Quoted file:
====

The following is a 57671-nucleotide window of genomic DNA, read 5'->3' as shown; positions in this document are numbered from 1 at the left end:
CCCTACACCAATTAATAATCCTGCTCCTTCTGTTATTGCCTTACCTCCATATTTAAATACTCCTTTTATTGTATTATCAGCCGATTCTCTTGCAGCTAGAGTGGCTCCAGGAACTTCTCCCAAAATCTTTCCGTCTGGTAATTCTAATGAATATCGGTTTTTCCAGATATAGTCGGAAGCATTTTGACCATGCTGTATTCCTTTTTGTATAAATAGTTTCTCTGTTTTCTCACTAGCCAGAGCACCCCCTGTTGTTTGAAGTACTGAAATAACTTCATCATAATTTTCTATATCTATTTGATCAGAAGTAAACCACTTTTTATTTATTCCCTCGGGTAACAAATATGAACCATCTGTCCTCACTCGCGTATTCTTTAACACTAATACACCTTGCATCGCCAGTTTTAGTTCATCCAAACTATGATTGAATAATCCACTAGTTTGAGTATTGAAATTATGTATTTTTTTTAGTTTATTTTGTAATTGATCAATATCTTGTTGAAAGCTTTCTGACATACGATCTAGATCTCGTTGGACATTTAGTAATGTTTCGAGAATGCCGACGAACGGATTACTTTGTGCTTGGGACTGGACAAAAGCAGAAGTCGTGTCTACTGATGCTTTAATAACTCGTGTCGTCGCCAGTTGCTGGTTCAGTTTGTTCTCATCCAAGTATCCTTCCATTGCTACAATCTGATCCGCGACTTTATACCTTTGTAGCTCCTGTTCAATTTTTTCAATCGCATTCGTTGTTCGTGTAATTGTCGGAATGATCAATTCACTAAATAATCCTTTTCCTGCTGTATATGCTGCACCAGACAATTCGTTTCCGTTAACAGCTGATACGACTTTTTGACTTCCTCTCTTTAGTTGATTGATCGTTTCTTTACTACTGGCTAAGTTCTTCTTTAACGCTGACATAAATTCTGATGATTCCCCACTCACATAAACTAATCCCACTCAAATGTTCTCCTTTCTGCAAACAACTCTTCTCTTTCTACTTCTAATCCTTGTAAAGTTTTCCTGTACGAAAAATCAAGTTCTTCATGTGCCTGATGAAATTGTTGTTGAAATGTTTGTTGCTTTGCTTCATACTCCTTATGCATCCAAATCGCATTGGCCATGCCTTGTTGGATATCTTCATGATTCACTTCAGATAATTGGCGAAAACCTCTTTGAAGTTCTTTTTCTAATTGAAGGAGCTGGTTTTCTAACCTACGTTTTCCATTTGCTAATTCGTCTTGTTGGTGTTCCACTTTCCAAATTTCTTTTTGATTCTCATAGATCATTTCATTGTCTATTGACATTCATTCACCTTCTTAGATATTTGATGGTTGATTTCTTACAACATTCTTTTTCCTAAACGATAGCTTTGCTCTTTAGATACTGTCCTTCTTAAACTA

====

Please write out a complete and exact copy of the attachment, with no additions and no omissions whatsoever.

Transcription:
The following is a 57671-nucleotide window of genomic DNA, read 5'->3' as shown; positions in this document are numbered from 1 at the left end:
CCCTACACCAATTAATAATCCTGCTCCTTCTGTTATTGCCTTACCTCCATATTTAAATACTCCTTTTATTGTATTATCAGCCGATTCTCTTGCAGCTAGAGTGGCTCCAGGAACTTCTCCCAAAATCTTTCCGTCTGGTAATTCTAATGAATATCGGTTTTTCCAGATATAGTCGGAAGCATTTTGACCATGCTGTATTCCTTTTTGTATAAATAGTTTCTCTGTTTTCTCACTAGCCAGAGCACCCCCTGTTGTTTGAAGTACTGAAATAACTTCATCATAATTTTCTATATCTATTTGATCAGAAGTAAACCACTTTTTATTTATTCCCTCGGGTAACAAATATGAACCATCTGTCCTCACTCGCGTATTCTTTAACACTAATACACCTTGCATCGCCAGTTTTAGTTCATCCAAACTATGATTGAATAATCCACTAGTTTGAGTATTGAAATTATGTATTTTTTTTAGTTTATTTTGTAATTGATCAATATCTTGTTGAAAGCTTTCTGACATACGATCTAGATCTCGTTGGACATTTAGTAATGTTTCGAGAATGCCGACGAACGGATTACTTTGTGCTTGGGACTGGACAAAAGCAGAAGTCGTGTCTACTGATGCTTTAATAACTCGTGTCGTCGCCAGTTGCTGGTTCAGTTTGTTCTCATCCAAGTATCCTTCCATTGCTACAATCTGATCCGCGACTTTATACCTTTGTAGCTCCTGTTCAATTTTTTCAATCGCATTCGTTGTTCGTGTAATTGTCGGAATGATCAATTCACTAAATAATCCTTTTCCTGCTGTATATGCTGCACCAGACAATTCGTTTCCGTTAACAGCTGATACGACTTTTTGACTTCCTCTCTTTAGTTGATTGATCGTTTCTTTACTACTGGCTAAGTTCTTCTTTAACGCTGACATAAATTCTGATGATTCCCCACTCACATAAACTAATCCCACTCAAATGTTCTCCTTTCTGCAAACAACTCTTCTCTTTCTACTTCTAATCCTTGTAAAGTTTTCCTGTACGAAAAATCAAGTTCTTCATGTGCCTGATGAAATTGTTGTTGAAATGTTTGTTGCTTTGCTTCATACTCCTTATGCATCCAAATCGCATTGGCCATGCCTTGTTGGATATCTTCATGATTCACTTCAGATAATTGGCGAAAACCTCTTTGAAGTTCTTTTTCTAATTGAAGGAGCTGGTTTTCTAACCTACGTTTTCCATTTGCTAATTCGTCTTGTTGGTGTTCCACTTTCCAAATTTCTTTTTGATTCTCATAGATCATTTCATTGTCTATTGACATTCATTCACCTTCTTAGATATTTGATGGTTGATTTCTTACAACATTCTTTTTCCTAAACGATAGCTTTGCTCTTTAGATACTGTCCTTCTTAAACTA